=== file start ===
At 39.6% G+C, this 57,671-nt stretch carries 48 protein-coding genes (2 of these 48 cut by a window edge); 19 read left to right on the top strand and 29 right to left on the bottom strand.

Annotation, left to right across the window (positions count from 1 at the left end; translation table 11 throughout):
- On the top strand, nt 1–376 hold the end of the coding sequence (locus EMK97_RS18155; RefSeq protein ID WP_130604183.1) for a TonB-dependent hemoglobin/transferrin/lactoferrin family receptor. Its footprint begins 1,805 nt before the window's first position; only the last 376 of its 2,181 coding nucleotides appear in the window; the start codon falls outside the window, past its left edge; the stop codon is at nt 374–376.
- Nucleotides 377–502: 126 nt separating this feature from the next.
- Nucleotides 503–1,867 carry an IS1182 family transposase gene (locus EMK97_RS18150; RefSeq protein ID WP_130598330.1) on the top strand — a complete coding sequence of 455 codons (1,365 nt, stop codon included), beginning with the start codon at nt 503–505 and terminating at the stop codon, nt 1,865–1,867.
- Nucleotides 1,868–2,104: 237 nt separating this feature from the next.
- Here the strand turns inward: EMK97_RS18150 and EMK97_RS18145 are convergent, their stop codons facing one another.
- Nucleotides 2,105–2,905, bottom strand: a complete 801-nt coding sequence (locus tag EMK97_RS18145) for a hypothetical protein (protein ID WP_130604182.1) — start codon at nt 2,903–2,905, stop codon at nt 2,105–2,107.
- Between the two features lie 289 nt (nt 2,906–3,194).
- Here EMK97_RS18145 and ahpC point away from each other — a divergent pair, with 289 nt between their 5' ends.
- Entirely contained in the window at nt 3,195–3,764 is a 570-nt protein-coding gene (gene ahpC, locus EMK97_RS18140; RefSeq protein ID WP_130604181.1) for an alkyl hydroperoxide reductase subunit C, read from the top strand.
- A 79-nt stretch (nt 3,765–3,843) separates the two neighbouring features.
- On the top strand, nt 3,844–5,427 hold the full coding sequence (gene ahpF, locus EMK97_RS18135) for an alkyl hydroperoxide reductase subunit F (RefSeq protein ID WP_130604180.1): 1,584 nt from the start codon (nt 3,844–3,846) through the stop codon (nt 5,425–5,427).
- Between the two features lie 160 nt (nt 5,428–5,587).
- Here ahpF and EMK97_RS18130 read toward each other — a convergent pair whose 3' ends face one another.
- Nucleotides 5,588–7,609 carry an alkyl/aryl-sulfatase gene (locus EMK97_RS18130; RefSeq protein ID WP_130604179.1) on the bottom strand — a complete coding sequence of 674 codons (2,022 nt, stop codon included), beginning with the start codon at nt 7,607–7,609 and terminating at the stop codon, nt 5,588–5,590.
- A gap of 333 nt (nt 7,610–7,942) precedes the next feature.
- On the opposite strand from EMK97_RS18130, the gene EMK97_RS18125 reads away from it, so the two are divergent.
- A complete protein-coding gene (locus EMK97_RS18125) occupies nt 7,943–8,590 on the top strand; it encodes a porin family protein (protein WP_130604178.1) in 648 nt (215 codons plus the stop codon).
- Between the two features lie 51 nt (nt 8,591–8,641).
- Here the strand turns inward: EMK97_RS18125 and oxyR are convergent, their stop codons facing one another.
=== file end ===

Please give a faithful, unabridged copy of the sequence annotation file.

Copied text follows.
At 39.6% G+C, this 57,671-nt stretch carries 48 protein-coding genes (2 of these 48 cut by a window edge); 19 read left to right on the top strand and 29 right to left on the bottom strand.

Annotation, left to right across the window (positions count from 1 at the left end; translation table 11 throughout):
- On the top strand, nt 1–376 hold the end of the coding sequence (locus EMK97_RS18155; RefSeq protein ID WP_130604183.1) for a TonB-dependent hemoglobin/transferrin/lactoferrin family receptor. Its footprint begins 1,805 nt before the window's first position; only the last 376 of its 2,181 coding nucleotides appear in the window; the start codon falls outside the window, past its left edge; the stop codon is at nt 374–376.
- Nucleotides 377–502: 126 nt separating this feature from the next.
- Nucleotides 503–1,867 carry an IS1182 family transposase gene (locus EMK97_RS18150; RefSeq protein ID WP_130598330.1) on the top strand — a complete coding sequence of 455 codons (1,365 nt, stop codon included), beginning with the start codon at nt 503–505 and terminating at the stop codon, nt 1,865–1,867.
- Nucleotides 1,868–2,104: 237 nt separating this feature from the next.
- Here the strand turns inward: EMK97_RS18150 and EMK97_RS18145 are convergent, their stop codons facing one another.
- Nucleotides 2,105–2,905, bottom strand: a complete 801-nt coding sequence (locus tag EMK97_RS18145) for a hypothetical protein (protein ID WP_130604182.1) — start codon at nt 2,903–2,905, stop codon at nt 2,105–2,107.
- Between the two features lie 289 nt (nt 2,906–3,194).
- Here EMK97_RS18145 and ahpC point away from each other — a divergent pair, with 289 nt between their 5' ends.
- Entirely contained in the window at nt 3,195–3,764 is a 570-nt protein-coding gene (gene ahpC, locus EMK97_RS18140; RefSeq protein ID WP_130604181.1) for an alkyl hydroperoxide reductase subunit C, read from the top strand.
- A 79-nt stretch (nt 3,765–3,843) separates the two neighbouring features.
- On the top strand, nt 3,844–5,427 hold the full coding sequence (gene ahpF, locus EMK97_RS18135) for an alkyl hydroperoxide reductase subunit F (RefSeq protein ID WP_130604180.1): 1,584 nt from the start codon (nt 3,844–3,846) through the stop codon (nt 5,425–5,427).
- Between the two features lie 160 nt (nt 5,428–5,587).
- Here ahpF and EMK97_RS18130 read toward each other — a convergent pair whose 3' ends face one another.
- Nucleotides 5,588–7,609 carry an alkyl/aryl-sulfatase gene (locus EMK97_RS18130; RefSeq protein ID WP_130604179.1) on the bottom strand — a complete coding sequence of 674 codons (2,022 nt, stop codon included), beginning with the start codon at nt 7,607–7,609 and terminating at the stop codon, nt 5,588–5,590.
- A gap of 333 nt (nt 7,610–7,942) precedes the next feature.
- On the opposite strand from EMK97_RS18130, the gene EMK97_RS18125 reads away from it, so the two are divergent.
- A complete protein-coding gene (locus EMK97_RS18125) occupies nt 7,943–8,590 on the top strand; it encodes a porin family protein (protein WP_130604178.1) in 648 nt (215 codons plus the stop codon).
- Between the two features lie 51 nt (nt 8,591–8,641).
- Here the strand turns inward: EMK97_RS18125 and oxyR are convergent, their stop codons facing one another.